How the PEDro-P and RoBiNT Rating Scales relate to Research Designs
The published literature contains many critical appraisal scales that evaluate the scientific rigor (or methodological quality) of a research study. Different scales are available for different types of research designs. NeuroBITE uses two critical appraisal tools to evaluate primary studies: one developed to evaluate clinical trials using between-group methodology, the PEDro Scale (Maher et al., 2003); the other to evaluate single-case designs, the Risk of Bias in N-of-1 Trials (RoBiNT) Scale (Tate et al., 2013; 2015). NeuroBITE contains multiple types of research designs for synthesised studies (systematic reviews and practice guidelines) and primary studies (clinical trials – both randomised controlled trials, RCTs, and non-randomised trials; case series; and single-case designs, SCDs, – both experimental and non-experimental). Only the clinical trials and single-case experimental designs are formally evaluated for methodological quality. The figure below shows the relationship between the research designs on NeuroBITE and the critical appraisal tools we use.
When rating the research designs of primary studies, the NeuroBITE team occasionally comes across a report in which the way authors describe the design of their study does not correspond with the standard definition of a particular research design. In these cases, we classify reports on the database on the basis of standard definitions of research designs, rather than by author description, in order to provide consistency for NeuroBITE users.
The following definitions are used to classify the research design of the primary studies that we rate:
Randomised Controlled Trials
A randomised controlled trial (RCT) compares at least two treatments/interventions. One of these can be a no-treatment control or a wait-list control condition. Allocation to either intervention or control group is carried out by random mechanism, such as coin toss, random number table, or computer-generated random numbers, and the outcomes are compared.
Intended-to-be-randomised trials are also included in this category.
RCTs are rated using the PEDro-P scale
(PDF 93Kb). A maximum of 10 points on the 11-item scale can be obtained (item 1 is related to external validity and is not included in the total score).
Non-Randomised Controlled Trials
A non-randomised controlled trial (non-RCT) is similar to an RCT in that it compares at least two treatments/interventions (one of which can be a no-treatment control or a wait-list control condition) with the exception that participants have not been randomly allocated to groups.
The allocation might be carried out using a selection process, e.g. matching of participants according to sex, age, or other criteria. Other non-random methods include group allocation by date of birth, hospital record number, alternation, etc. which is also referred to as pseudo-randomisation. In other studies, the groups may occur naturally (e.g., comparing right vs left hemisphere lesions) and in these cases randomisation is not possible.
Non-RCTs are also rated using the PEDro-P scale. A maximum of 8 out of 10 points can be obtained for internal validity on the 11-item scale. Item 1 is related to external validity and is not included in the total score, items 2 and 3 (random and concealed allocation) are not applicable to these types of trials and therefore cannot receive points for these items.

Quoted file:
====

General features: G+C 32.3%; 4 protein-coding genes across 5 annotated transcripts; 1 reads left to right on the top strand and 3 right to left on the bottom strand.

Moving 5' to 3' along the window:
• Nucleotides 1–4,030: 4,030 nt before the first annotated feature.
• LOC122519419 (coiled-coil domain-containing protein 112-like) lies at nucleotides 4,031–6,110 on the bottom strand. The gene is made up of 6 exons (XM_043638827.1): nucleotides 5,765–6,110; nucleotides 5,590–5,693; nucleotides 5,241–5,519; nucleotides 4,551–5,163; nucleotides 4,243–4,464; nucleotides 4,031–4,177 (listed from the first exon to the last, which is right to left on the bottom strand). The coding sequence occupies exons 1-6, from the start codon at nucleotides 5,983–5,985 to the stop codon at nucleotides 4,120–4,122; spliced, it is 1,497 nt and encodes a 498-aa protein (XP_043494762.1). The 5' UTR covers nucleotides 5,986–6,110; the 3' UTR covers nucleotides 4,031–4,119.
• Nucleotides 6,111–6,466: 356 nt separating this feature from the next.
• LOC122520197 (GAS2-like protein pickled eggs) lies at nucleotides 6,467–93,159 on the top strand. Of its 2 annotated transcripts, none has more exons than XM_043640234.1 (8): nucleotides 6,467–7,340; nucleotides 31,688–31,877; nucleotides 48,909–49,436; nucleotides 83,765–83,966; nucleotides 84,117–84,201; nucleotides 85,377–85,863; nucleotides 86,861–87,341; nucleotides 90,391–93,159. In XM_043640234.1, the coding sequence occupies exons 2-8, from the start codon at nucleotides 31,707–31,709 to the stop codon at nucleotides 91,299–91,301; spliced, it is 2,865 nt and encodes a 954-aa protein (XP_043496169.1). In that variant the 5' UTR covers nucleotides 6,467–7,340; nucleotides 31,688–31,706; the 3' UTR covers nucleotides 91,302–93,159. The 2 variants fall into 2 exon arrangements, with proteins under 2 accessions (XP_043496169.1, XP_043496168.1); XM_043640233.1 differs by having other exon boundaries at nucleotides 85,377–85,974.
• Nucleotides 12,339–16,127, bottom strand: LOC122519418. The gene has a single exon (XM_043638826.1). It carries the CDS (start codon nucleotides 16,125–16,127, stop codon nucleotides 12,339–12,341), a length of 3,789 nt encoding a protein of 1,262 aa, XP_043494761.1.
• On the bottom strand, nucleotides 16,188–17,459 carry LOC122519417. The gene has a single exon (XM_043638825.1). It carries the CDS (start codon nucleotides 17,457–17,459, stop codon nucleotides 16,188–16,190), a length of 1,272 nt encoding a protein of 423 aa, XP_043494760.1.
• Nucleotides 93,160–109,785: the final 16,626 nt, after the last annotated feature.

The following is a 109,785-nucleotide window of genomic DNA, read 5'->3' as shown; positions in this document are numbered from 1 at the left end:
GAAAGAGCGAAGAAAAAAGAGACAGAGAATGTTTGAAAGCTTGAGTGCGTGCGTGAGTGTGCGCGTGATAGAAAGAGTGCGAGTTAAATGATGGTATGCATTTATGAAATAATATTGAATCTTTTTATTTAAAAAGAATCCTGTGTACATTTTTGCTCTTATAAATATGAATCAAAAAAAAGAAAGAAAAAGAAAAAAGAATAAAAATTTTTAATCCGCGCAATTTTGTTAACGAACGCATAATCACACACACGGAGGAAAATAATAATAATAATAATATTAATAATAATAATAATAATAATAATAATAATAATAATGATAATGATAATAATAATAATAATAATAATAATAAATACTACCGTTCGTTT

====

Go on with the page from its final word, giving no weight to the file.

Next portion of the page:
Case Series refers to a single group of participants who are exposed to one treatment or intervention where outcomes are measured in participants before and after exposure to the treatment or intervention. Because a case series does not contain a control group, the study has low internal validity and so NeuroBITE does not rate methodological quality of case series.
Frequently used synonyms are single-subject designs, single participant designs, single-system designs, and N-of-1 or N=1 trials.
In single-case designs (SCDs), the basic principle is that the same (single) participant is used as his/her own control to evaluate the effectiveness of one or multiple interventions. SCDs are particularly suitable when investigating the effectiveness of treatments in heterogeneous populations or infrequently occurring conditions, where it can be difficult to achieve an adequately powered sample size. More information can be found about SCDs in the Useful References section.
There are different types of SCDs, the most common being withdrawal/reversal designs (A-B-A-B), or more complex variations of this (A-B-A-C-A-C), multiple-baseline designs, alternating-treatments designs, and changing criterion designs. A crucial factor in SCDs is whether the introduction and the withdrawal of the intervention are experimentally controlled. In some SCDs this is not done, and therefore we make a distinction between experimental and non-experimental SCDs (e.g. a pre-post design is non-experimental).
Single-case experimental designs are rated using the RoBiNT Scale The two subscales are scored for a maximum of 14 (Internal Validity subscale) and 16 (External Validity and Interpretation subscale) points, and hence the maximum total score is 30 points. Only experimental SCDs are rated on NeuroBITE. Because non-experimental SCDs generally have low internal validity, they are not rated on NeuroBITE.